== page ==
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Minnesota (Zone 3b)
May 18, 2017 2:15 PM CST
|My large tree Peony took a big hit two years ago and now is one half regular Peony and the tree half is far from grand like it once was.
What is the best thing to do to save the tree part?
Or just let it go?
May 18, 2017 3:42 PM CST
|You need to get rid of the herbaceous part. How long has your tree peony been in place? Did the herbaceous peony also start 2 years ago? New herbaceous growth needs to be removed from grafted tree peonies as soon as possible. Newly grafted tips survive on the grafted herbaceous roots until tree peony roots eventually start to grow, once to roots are big enough to sustain growth the herbaceous roots can be removed or should eventually wither away, if it's growing new herbaceous stems this is not going to happen. If the herbaceous growth is minimal removing it as low as you can without digging up the plant might be enough. If the growth is substantial I'd dig the whole thing up this fall and see if tree peony roots exist, if so I'd remove the herbaceous roots and replant.
May 18, 2017 7:13 PM CST
|RpR, if your haven't planted the tree peony deep enough, chances are that your tree peony scion does not have contact with the soil at all. It is very likely that the scion couldn't develop its own roots, while the rootstock "normal" peony is pushing her buds. Could you post the picture? Particularly, if you can show us the tree peony part at the soil level.
The tree peonies that you can buy in stores, such as Costco and Wallmart are all grafted on herbaceous peony rootstock. They usually don't tell people how to plant such a peony. If you planted it at the same level as it was in the pot, it is very likely that the scion of the tree peony is not in the ground at all and it cannot develop its own roots.
"Look deep into nature, and then you will understand everything better."~Albert Einstein
May 21, 2017 8:13 AM CST
|Always plant a tree peony deeper than soil depth at purchase. Unlike herbaceous peonies, the deeper these are planted, the happier they are.
Nearly all tree peonies are grafted onto herbaceous rootstock. Cut back the herbaceous plant and add soil around your plant.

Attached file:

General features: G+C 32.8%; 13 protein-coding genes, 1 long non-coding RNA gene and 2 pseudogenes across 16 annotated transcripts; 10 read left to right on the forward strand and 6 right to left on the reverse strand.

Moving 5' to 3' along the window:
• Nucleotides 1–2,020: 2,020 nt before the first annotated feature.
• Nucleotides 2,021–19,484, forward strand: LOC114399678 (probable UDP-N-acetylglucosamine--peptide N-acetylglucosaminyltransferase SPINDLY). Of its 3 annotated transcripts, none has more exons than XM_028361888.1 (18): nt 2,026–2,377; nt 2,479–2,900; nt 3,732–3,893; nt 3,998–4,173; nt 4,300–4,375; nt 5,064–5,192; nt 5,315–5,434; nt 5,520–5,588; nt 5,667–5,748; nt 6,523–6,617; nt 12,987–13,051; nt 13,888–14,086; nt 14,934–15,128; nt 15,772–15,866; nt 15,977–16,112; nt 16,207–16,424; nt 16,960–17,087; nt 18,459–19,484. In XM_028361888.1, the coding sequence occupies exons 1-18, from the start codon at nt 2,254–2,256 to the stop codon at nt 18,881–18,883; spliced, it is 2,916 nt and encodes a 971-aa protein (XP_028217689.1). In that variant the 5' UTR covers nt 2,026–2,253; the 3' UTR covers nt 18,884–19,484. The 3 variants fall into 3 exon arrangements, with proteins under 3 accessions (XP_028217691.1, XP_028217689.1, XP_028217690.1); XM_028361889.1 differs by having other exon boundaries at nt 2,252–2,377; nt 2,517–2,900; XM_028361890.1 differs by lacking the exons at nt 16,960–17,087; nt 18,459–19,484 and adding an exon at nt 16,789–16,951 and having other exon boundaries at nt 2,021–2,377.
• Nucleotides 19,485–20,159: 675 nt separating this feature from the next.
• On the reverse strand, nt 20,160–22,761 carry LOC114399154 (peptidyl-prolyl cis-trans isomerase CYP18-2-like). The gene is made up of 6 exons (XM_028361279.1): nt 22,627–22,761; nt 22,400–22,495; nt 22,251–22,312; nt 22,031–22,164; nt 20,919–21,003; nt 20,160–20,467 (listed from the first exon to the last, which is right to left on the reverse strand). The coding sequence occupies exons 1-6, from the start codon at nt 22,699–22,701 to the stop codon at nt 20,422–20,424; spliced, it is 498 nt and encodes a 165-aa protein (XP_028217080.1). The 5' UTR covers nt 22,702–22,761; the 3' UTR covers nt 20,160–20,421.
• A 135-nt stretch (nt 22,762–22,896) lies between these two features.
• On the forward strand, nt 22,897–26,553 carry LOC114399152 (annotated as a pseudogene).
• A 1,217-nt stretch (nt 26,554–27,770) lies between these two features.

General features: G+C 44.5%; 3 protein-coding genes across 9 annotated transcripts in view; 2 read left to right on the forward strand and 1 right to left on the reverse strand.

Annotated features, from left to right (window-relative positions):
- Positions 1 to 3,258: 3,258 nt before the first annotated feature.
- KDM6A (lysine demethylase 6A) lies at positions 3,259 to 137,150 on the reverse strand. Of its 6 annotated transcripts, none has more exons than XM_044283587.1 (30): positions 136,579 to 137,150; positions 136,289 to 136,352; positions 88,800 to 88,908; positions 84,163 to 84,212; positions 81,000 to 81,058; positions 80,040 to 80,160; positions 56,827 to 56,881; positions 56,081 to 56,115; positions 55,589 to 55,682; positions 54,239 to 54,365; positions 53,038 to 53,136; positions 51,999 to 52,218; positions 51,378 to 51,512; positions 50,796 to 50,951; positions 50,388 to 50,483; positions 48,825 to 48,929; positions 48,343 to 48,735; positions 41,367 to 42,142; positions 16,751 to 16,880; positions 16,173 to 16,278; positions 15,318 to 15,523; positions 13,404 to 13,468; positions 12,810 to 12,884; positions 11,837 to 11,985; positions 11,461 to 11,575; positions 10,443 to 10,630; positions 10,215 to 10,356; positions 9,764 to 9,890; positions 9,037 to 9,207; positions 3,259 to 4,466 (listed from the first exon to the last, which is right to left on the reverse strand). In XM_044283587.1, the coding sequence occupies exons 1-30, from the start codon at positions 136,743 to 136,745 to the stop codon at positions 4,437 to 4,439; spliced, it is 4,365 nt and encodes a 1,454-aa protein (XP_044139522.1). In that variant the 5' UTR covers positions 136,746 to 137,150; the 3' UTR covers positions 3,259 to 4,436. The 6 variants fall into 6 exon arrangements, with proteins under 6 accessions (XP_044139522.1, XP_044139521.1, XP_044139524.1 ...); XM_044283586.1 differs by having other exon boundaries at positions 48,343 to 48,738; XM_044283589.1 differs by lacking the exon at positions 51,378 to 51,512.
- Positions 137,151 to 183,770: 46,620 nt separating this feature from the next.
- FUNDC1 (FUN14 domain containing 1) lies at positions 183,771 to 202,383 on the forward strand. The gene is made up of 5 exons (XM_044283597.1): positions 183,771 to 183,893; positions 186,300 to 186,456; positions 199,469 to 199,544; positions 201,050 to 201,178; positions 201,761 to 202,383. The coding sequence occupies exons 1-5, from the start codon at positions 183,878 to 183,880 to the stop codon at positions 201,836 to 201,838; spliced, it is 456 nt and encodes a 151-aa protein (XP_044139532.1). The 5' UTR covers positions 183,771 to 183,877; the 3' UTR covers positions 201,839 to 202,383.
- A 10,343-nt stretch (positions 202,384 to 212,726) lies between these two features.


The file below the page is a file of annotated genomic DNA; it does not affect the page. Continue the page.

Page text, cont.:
Minnesota (Zone 3b)
May 23, 2017 8:34 AM CST
|I will try to get a picture when I get back down there, I know how to put pics on the net but I loath digital cameras.
I tried that and the herbaceous is just getting bigger.
Tree peonies are supposed to be winter tough but the year, one of the few fairly normal winters up here in a while, I did not put bale protection around that one, the sub-zero really got to it.
It is ten years old, plus or minus, and was over four feet high before things went bad.
This is the first year it really has shown serious problems but the herbaceous has been around for four years but used to be just one or two branches. Now it is half the plant.
Odd things is nearly all the new peonies I have, approx. 8 or so were planted or transplanted the same year.
Most are doing well but the ones in the best soil , herbaceous, will have to be dug up this fall as they are getting smaller to just standing still.
Ones by my veggies garden, which are in reality now deeper than ten years ago, are getting to the point they really should be dug up or at least reduced in size.
As I said at a thread some where in this forum, this yard was once, seventy or more years ago, full of peonies. Twice, at least what I have now and I now have well over a dozen . Mom and Dad cut them down to seven plants.
Old ones that I did not know ever existed are popping out of the ground, especially by what are wild bush roses.
The roses and the peonies are competing for who can wipe out the Lilies of the Valley.
The weird thing is the rose, lily patch had zero peonies 17 years ago and the lilies were just a pathetic little patch one-eigth the size they were when I was a little boy.
I did some major work to revive the lilies , well suddenly peonies popped out of the ground, something really made the roses take a hit, and I moved some very old fancy peonies to the perimeter, where they had been no one could really see them, and planted a few more around the perimeter.
Oh yes, a Bridal Veil, that had been there since before I was born, was reduced to a sickly few branches.
Well now, all there is doing well, some too well, including the Bridal Veil which for the first time in approx. ten years resembles what it was named for.
What I cannot figure out is why peonies I moved there are just kind of in limbo and ones that were not there when I moved them are becoming a weed, and they are only a few feet from each other.
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